Equally, is this spellchecker a conceptual drop in replacement? By that I mean, are the suggestions it generates radically different to the separate index spellcheckers or are they along the same lines?

        I think they are better, e.g. if you are ranking by an edit-distance like function such as Levenshtein or Jaro-Winkler, it makes more sense to get your candidates via the same or similar algorithm! The existing spellchecker gets candidates with n-grams... I think this causes a mismatch... (Of course the inverse is true, if you use NGramDistance, use the existing spellchecker!)

        Again I did a lot of testing with various corpora, and I'm not a spellchecking expert but i didn't get particularly good results from the existing spellchecker.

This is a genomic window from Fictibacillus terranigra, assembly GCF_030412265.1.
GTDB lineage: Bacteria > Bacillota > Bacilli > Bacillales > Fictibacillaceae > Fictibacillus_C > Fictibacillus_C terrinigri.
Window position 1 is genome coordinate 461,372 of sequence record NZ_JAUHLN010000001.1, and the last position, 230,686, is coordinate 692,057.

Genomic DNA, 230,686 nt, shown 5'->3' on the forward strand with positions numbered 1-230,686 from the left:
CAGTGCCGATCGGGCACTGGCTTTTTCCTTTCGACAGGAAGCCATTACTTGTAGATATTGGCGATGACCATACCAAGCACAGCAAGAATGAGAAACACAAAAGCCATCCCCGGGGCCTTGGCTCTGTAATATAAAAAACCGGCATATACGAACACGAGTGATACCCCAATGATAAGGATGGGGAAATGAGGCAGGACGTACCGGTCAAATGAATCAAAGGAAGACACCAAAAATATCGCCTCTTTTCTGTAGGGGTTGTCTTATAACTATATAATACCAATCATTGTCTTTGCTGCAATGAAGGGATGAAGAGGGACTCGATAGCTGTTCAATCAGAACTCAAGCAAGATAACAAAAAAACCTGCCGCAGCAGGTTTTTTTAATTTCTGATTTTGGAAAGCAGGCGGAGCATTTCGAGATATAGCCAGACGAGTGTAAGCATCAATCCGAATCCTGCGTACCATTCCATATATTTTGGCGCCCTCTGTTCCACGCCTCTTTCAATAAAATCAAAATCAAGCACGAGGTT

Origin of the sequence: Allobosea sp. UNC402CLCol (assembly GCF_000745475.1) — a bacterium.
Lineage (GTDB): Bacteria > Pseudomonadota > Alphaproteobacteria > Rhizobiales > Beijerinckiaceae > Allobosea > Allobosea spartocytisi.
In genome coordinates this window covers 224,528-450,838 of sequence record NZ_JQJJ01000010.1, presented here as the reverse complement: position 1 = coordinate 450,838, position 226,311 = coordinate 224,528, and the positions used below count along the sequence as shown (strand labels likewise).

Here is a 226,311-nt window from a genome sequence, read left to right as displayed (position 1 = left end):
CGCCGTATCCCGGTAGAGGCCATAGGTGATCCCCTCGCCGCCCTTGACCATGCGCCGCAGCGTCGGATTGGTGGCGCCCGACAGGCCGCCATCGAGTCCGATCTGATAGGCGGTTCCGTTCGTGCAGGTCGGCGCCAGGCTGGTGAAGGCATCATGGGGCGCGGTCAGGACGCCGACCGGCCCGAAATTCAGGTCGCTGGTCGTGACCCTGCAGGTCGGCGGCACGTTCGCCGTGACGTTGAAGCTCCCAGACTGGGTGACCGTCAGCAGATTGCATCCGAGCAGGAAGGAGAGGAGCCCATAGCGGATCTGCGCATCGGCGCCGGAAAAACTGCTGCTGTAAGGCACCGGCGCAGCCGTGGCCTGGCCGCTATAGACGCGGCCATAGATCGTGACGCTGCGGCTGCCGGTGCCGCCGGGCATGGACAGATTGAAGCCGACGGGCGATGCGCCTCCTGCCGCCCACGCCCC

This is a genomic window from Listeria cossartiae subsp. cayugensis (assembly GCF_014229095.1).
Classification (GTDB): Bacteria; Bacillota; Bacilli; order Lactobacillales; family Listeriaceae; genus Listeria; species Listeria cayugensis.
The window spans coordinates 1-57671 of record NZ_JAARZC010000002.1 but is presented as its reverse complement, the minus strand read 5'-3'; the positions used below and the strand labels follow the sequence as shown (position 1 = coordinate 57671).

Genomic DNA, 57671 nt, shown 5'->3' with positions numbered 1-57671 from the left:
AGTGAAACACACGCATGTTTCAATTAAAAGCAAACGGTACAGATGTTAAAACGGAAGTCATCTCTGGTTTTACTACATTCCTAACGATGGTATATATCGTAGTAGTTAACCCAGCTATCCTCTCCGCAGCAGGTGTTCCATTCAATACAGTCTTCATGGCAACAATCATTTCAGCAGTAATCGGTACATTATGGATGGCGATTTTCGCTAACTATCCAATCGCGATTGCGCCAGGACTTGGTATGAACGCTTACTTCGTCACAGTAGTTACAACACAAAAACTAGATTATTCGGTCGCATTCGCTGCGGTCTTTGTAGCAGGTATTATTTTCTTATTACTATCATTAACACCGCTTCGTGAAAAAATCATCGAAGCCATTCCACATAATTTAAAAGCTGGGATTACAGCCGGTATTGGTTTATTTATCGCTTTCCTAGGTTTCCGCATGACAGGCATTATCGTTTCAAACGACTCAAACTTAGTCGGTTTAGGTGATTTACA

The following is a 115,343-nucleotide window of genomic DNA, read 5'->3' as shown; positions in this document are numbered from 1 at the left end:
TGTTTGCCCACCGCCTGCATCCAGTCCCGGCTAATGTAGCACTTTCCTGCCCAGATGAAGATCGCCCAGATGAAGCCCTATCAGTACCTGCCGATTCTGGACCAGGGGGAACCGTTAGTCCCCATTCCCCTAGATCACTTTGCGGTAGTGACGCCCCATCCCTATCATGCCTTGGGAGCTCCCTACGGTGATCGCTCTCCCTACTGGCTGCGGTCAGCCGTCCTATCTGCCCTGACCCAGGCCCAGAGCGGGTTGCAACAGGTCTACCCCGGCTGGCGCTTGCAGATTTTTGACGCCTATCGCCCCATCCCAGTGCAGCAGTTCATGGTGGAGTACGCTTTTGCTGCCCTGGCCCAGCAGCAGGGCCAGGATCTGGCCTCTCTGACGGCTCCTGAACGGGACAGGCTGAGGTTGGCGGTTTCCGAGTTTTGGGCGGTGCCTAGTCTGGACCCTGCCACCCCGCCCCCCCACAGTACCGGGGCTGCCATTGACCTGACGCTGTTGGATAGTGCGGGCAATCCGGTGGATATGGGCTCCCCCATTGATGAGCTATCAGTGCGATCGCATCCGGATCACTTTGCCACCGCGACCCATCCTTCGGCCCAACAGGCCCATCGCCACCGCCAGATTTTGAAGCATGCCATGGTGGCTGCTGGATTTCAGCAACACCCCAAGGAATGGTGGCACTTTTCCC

And for some corpora such as geonames, it didnt seem to have the configurability I needed to tune the spellchecker to that domain.

        For example, i queried on "zeeland" and the existing spellchecker returned freeland, leland, ireland, deland, and cleland as suggestions.
        Whats worse, is that it created a 240MB auxiliary index when my original index was only 300MB, and it took it 141 seconds to do this.

        The idea here isn't to solve the world's spellchecking problems, its mainly to get rid of the extra index. I think its trivial to
        set this one up to beat SpellChecker's suggestions, because I don't think SpellChecker's suggestions are very good.

        Show